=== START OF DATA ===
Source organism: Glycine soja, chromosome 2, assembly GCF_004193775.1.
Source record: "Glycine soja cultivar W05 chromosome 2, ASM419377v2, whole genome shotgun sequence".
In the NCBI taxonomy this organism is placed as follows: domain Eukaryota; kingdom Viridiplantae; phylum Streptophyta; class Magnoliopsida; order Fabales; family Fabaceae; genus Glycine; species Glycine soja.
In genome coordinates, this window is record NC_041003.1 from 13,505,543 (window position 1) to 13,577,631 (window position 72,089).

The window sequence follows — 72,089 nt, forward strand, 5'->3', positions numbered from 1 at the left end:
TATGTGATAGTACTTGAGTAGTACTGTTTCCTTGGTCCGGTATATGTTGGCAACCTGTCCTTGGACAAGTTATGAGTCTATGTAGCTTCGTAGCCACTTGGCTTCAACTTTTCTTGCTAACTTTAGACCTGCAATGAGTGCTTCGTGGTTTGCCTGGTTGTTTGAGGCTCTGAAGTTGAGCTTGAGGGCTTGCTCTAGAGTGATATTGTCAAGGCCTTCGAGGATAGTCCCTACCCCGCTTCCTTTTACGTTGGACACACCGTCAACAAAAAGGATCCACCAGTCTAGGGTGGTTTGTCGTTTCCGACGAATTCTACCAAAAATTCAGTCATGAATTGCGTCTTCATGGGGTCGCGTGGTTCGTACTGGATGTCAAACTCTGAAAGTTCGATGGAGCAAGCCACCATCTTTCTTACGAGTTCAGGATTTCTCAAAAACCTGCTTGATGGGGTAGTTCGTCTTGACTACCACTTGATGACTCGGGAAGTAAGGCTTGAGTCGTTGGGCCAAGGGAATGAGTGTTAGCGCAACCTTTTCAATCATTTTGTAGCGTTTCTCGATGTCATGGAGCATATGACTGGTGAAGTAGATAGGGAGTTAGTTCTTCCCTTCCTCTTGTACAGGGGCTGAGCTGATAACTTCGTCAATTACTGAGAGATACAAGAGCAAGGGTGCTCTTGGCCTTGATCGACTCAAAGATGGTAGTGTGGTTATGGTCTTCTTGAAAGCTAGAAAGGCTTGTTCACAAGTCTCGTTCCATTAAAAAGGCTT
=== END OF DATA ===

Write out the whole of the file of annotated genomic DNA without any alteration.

Source organism: Glycine soja, chromosome 2, assembly GCF_004193775.1.
Source record: "Glycine soja cultivar W05 chromosome 2, ASM419377v2, whole genome shotgun sequence".
In the NCBI taxonomy this organism is placed as follows: domain Eukaryota; kingdom Viridiplantae; phylum Streptophyta; class Magnoliopsida; order Fabales; family Fabaceae; genus Glycine; species Glycine soja.
In genome coordinates, this window is record NC_041003.1 from 13,505,543 (window position 1) to 13,577,631 (window position 72,089).

The window sequence follows — 72,089 nt, forward strand, 5'->3', positions numbered from 1 at the left end:
TATGTGATAGTACTTGAGTAGTACTGTTTCCTTGGTCCGGTATATGTTGGCAACCTGTCCTTGGACAAGTTATGAGTCTATGTAGCTTCGTAGCCACTTGGCTTCAACTTTTCTTGCTAACTTTAGACCTGCAATGAGTGCTTCGTGGTTTGCCTGGTTGTTTGAGGCTCTGAAGTTGAGCTTGAGGGCTTGCTCTAGAGTGATATTGTCAAGGCCTTCGAGGATAGTCCCTACCCCGCTTCCTTTTACGTTGGACACACCGTCAACAAAAAGGATCCACCAGTCTAGGGTGGTTTGTCGTTTCCGACGAATTCTACCAAAAATTCAGTCATGAATTGCGTCTTCATGGGGTCGCGTGGTTCGTACTGGATGTCAAACTCTGAAAGTTCGATGGAGCAAGCCACCATCTTTCTTACGAGTTCAGGATTTCTCAAAAACCTGCTTGATGGGGTAGTTCGTCTTGACTACCACTTGATGACTCGGGAAGTAAGGCTTGAGTCGTTGGGCCAAGGGAATGAGTGTTAGCGCAACCTTTTCAATCATTTTGTAGCGTTTCTCGATGTCATGGAGCATATGACTGGTGAAGTAGATAGGGAGTTAGTTCTTCCCTTCCTCTTGTACAGGGGCTGAGCTGATAACTTCGTCAATTACTGAGAGATACAAGAGCAAGGGTGCTCTTGGCCTTGATCGACTCAAAGATGGTAGTGTGGTTATGGTCTTCTTGAAAGCTAGAAAGGCTTGTTCACAAGTCTCGTTCCATTAAAAAGGCTT